One of the most common comments I have heard from those investigating a relationship with Christ is that they believe in God but not in church. For these folks the church has come to represent something less than God. When you dig a little deeper, you will often find that their objections come are a result of experiences from youth or adulthood with a specific congregation or with the beliefs and practices of a particular sect of Christianity.
Regardless of the source, these objections are important to address because they are keeping people from reaching the fullness of their potential in Christ. To sort through the objections and gain proper focus it is helpful to recall the words of Paul to the people of Colossae. Paul cautions Christ’s followers not to get caught up with things that are destined to perish, by idle notions, self imposed worship or false humility. What is Paul saying? Surely Paul is not saying that we should ignore church, picking a branch of Christianity or following rules?
Paul was likely talking about religious sects other than early Christianity, yet his words are as applicable today within the church. Paul is reminding us that real power and authority comes through Christ. While the church is a representative of Christ, it is run by man (in many cases literally). As such, humans will inevitably put structure around worship. These structures or rules are put in place to govern the way the church operates. Order of service, how many hymns are sung, how often communion is taken, who can do the scripture readings or who can serve as deacons are all examples of human rules.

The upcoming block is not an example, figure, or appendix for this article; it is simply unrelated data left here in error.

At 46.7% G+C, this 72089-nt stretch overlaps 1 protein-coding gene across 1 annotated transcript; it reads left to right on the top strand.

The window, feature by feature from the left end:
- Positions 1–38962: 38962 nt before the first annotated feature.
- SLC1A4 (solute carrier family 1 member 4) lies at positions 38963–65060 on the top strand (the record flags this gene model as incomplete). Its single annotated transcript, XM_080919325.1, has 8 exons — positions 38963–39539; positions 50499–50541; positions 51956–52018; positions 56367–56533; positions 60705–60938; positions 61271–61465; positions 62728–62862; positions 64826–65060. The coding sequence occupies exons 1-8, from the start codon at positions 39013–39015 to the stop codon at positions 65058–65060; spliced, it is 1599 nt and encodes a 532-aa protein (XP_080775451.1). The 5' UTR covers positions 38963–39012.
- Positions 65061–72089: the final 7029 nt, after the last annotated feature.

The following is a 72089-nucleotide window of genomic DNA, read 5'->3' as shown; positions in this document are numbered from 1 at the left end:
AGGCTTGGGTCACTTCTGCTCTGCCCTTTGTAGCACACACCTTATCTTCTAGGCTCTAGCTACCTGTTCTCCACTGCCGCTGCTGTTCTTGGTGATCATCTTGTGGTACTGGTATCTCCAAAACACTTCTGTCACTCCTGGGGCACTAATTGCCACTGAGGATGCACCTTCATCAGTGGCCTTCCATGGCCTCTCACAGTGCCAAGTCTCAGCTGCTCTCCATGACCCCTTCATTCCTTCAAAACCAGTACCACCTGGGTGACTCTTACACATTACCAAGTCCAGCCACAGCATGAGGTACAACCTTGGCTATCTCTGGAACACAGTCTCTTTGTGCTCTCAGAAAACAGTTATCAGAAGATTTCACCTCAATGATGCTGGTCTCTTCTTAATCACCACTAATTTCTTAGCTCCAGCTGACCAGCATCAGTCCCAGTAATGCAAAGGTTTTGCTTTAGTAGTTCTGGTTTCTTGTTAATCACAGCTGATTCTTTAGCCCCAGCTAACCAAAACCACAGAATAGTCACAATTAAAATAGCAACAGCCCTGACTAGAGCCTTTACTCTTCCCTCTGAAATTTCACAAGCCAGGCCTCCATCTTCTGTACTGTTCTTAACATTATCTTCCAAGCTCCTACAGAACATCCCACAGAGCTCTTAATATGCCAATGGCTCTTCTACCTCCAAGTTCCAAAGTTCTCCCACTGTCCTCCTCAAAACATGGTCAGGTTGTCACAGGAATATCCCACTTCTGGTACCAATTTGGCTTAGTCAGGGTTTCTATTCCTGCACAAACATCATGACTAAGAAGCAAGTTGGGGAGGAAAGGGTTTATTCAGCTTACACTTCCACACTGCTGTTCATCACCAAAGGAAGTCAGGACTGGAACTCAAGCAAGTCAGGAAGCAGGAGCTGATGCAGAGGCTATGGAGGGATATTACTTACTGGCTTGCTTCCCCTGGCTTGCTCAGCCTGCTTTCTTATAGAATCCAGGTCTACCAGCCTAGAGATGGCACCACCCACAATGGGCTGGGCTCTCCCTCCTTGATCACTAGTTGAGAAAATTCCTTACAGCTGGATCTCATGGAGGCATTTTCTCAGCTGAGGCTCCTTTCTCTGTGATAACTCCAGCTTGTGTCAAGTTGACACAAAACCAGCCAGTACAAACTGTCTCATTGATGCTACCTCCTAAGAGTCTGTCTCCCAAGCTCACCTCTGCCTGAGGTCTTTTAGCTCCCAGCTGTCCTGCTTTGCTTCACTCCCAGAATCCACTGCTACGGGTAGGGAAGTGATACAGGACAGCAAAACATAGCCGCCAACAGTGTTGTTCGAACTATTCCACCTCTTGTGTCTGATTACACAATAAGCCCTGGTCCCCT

Paul cautions us that sometimes such regulations can have the appearance of wisdom but in fact are human additions to the body of Christ’s work. Over the years, I have witnessed congregations split over these regulations and sadly people stray from their walk with Christ. Paul tells us not to get caught up in what he calls human commands and teaching, but rather stay focused on what comes from Christ.
That is not to say we should avoid organized religion because it has rules and structures. On the contrary we should cultivate our relationship with Christ both inside and outside the setting of church so that it is strong enough to guide us past such disagreements over human structures. Our ongoing, active relationship with Christ is too important to focus on the smallness of human structures. Think of the body of Christ in terms of a beautiful forest and these human rules as individual trees. Paul is telling is not to lose sight of the forest by focusing on a single tree.
Rather, Paul continues, we must build our relationship with Christ and mould our behavior to that of Christ. This important shift toward focusing toward Christ will give us the perspective we need to set aside disagreements on human structures, thus preserving the forest and furthering our relationship with Christ!